A review of The Philosophy of Time from the blog Thus Spoke Me, used here with permission. The author uses twitter as The Independent Ego.
What is Time? What does it mean to be on Time? Why is time so important? Many of such questions are given to the reader by Marsden for anyone to answer. In her book, “The Philosophy of Time” Dora Marsden, the once active suffragist, feminist and individualist wrote this book in the context of contemplating all of her life while living under the Crichton Royal Hospital. Her moods swing from optimism to pessimism, which makes her question the life she once lived in her youth and the life she is living now. It’s interesting that she behaves like that because I’m starting to feel the same way too. Pessimism and Optimism are constantly rattling in mind, whether it’s from the political activists today or the Religious Traditionalists I’ve seen online. Likewise, there’s Time that always on the mind, and Marsden focuses on that throughout the whole book. She starts off by looking into the nature of Time and how it functions. Marsden then pontificates on Time’s internal contradiction.
”…the Paradox of times being endless, yet finite: the dogma of a beginning to eternal Time, the belief that measure is an inherent aspect of Time, all these doctrines retain a foothold because they formed integral aspects of the Old-Time Philosophy” (pg.15)
This is still true to this day, many people still see time as an endless step, yet people are supposed to achieve a certain goal before they die, a bucket list of some sorts. There have also been many times where I have encountered people who are obsessively compulsive on what time an activity has to be started. Instead of this just being a special occasion, its every day of their lives and that’s because its all they really have to keep themselves busy. It just shows you that the person in question holds a lot of regrets from their past, never to move on with their life, but to constantly create time schedules to reinforce the notion that they are in charge. Marsden then starts showing quotes from men on their opinions as to what Time is and is not. From Aristotle to Kant, she attempts to decipher what they mean and analyzes how close they were to be accurate.
“What then is Time? That difficulty has been felt in defining Time is apparent from the foregoing passages, and this difficulty has led many moderns, irritated by the long and seemingly futile discussion, to think that the knot can be cut by a rough and ready handling of the subject. ‘Ask a philosopher what Time is and he answers you in a long speech. (The physicist) takes out his watch and says “here it is.” (pg.25)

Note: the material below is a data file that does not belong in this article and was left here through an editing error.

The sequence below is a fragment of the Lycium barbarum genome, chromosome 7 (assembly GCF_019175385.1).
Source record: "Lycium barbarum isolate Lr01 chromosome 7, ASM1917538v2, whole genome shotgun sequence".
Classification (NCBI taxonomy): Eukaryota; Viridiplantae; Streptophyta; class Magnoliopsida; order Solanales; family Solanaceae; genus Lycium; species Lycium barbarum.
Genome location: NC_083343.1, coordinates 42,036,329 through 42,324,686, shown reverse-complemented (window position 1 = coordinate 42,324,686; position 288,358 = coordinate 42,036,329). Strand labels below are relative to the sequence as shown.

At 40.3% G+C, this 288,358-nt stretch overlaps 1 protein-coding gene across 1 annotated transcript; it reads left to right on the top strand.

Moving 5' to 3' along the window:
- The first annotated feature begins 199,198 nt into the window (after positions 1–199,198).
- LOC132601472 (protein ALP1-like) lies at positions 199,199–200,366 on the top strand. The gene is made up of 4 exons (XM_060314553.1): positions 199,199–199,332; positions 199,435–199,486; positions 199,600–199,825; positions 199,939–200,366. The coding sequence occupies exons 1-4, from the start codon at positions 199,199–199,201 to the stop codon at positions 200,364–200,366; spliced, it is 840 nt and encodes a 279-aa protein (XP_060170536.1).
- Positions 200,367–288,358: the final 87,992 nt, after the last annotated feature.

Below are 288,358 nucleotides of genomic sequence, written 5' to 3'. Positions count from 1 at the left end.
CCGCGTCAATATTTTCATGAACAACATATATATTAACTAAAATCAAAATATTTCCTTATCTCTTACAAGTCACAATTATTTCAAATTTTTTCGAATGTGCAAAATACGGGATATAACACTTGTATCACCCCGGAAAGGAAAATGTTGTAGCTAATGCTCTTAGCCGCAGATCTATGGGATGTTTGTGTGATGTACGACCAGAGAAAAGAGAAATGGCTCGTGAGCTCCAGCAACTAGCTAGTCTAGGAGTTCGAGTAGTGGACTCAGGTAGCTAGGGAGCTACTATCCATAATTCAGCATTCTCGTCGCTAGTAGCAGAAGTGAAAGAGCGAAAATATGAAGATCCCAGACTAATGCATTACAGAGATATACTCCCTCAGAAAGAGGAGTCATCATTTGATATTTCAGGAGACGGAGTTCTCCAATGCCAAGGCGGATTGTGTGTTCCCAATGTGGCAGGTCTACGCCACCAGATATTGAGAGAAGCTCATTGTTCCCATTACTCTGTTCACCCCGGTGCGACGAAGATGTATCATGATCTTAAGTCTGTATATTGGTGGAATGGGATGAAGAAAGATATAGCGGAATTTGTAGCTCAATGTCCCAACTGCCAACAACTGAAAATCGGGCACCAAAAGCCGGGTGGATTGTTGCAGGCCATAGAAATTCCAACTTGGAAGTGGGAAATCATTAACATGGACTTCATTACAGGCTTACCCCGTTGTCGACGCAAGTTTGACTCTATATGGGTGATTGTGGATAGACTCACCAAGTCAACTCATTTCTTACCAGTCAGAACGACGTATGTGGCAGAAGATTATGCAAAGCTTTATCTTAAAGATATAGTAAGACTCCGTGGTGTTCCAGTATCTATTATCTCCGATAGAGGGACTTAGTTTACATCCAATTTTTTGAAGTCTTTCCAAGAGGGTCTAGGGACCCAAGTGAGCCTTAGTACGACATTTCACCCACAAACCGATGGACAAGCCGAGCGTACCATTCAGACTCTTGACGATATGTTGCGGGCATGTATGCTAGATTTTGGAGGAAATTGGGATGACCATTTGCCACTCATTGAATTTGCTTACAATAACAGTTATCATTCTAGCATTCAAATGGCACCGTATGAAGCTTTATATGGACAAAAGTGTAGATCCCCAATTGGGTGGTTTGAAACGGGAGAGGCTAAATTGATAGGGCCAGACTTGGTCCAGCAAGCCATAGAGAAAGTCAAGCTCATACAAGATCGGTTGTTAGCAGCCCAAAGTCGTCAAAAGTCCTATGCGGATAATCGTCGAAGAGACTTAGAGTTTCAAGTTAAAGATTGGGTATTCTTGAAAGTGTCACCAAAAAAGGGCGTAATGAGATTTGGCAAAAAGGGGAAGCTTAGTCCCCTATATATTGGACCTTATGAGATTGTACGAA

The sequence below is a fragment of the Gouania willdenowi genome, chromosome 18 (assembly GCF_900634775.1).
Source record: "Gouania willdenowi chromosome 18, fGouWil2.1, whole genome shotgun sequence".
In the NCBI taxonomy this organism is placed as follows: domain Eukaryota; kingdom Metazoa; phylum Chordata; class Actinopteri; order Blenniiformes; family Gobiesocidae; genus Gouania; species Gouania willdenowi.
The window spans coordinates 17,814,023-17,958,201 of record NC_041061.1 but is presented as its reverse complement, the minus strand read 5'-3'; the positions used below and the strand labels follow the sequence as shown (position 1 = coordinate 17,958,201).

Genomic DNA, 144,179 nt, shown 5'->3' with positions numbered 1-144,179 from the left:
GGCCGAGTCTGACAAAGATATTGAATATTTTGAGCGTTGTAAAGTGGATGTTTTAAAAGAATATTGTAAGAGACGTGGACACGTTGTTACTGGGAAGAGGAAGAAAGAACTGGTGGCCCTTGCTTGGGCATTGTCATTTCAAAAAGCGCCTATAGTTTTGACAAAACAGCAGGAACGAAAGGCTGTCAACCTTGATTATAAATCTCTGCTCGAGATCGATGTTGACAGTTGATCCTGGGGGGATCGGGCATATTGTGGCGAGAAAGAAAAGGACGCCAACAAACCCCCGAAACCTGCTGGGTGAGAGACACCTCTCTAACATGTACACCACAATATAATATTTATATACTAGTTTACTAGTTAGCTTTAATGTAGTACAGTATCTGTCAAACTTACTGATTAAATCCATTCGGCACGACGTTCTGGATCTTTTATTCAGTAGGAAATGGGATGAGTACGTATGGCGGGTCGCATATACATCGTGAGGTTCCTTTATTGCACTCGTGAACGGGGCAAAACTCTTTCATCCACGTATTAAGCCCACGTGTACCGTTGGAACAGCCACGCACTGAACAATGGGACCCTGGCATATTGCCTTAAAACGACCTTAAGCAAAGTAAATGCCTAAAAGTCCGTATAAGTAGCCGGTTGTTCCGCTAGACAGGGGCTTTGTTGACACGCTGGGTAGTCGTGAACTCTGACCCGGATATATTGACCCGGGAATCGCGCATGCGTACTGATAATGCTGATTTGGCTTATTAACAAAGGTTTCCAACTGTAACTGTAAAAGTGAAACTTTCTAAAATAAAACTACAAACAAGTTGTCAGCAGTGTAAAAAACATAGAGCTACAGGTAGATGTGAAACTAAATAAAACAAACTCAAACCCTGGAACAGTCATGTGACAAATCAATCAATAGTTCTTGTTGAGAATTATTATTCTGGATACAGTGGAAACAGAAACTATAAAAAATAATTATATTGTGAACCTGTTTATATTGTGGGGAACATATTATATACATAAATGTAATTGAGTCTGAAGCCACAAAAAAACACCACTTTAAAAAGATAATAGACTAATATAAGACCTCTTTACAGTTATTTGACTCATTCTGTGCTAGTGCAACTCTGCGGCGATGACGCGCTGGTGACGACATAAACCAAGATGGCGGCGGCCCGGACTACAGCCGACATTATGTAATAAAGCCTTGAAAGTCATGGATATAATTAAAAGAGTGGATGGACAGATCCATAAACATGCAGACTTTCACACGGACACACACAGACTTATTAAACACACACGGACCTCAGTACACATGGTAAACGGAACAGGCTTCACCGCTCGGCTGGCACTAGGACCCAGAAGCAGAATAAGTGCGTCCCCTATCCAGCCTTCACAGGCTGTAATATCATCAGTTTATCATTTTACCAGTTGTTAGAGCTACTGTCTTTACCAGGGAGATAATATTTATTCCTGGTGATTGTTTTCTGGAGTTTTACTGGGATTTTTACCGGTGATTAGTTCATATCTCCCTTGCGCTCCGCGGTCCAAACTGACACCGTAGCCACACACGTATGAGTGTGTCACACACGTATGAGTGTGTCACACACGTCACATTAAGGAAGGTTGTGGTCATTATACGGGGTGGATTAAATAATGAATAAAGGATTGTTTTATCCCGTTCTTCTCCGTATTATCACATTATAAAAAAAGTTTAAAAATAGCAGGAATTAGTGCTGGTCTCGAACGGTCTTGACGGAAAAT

You can tell she is frustrated by all the answers because no one is really interested in the concept of Time itself. It’s like some forbidden word that cannot be said seriously, otherwise thinking about will make the modern man confused as to his place in the world. Marsden would later search for Time as either being in Motion or in Numbers. Numbers is Marsden’s preference as to what Time really is due to the fact you can’t really measure notion without coming to a thousand conclusions at once due to the experience of each individual in question. Later on in the book, Marsden talks about the meaning behind rates, she gets frustrated with people who have misinterpreted and misused such word because it has nothing to do with Time whatsoever, instead, Rate is a balancing act that weighs two objects in order to see which has more and/ or less.
I would recommend this book to anyone who is interested in rare books, the concept of time and Marsden aficionados, this book offers a short but rather interesting plea to research the depths of the meaning of time. It’s not a book that concludes absolutely what Time is, that’s just not how Marsden operates, but rather lets the reader decide for themselves if they want to understand Time and what it means for them. It is a much more helpful technique than forcing people to read something they aren’t bothered to care in the first case.
Philosophy of Time by Dora Marsden is part of the Stand Alone (2016) journal.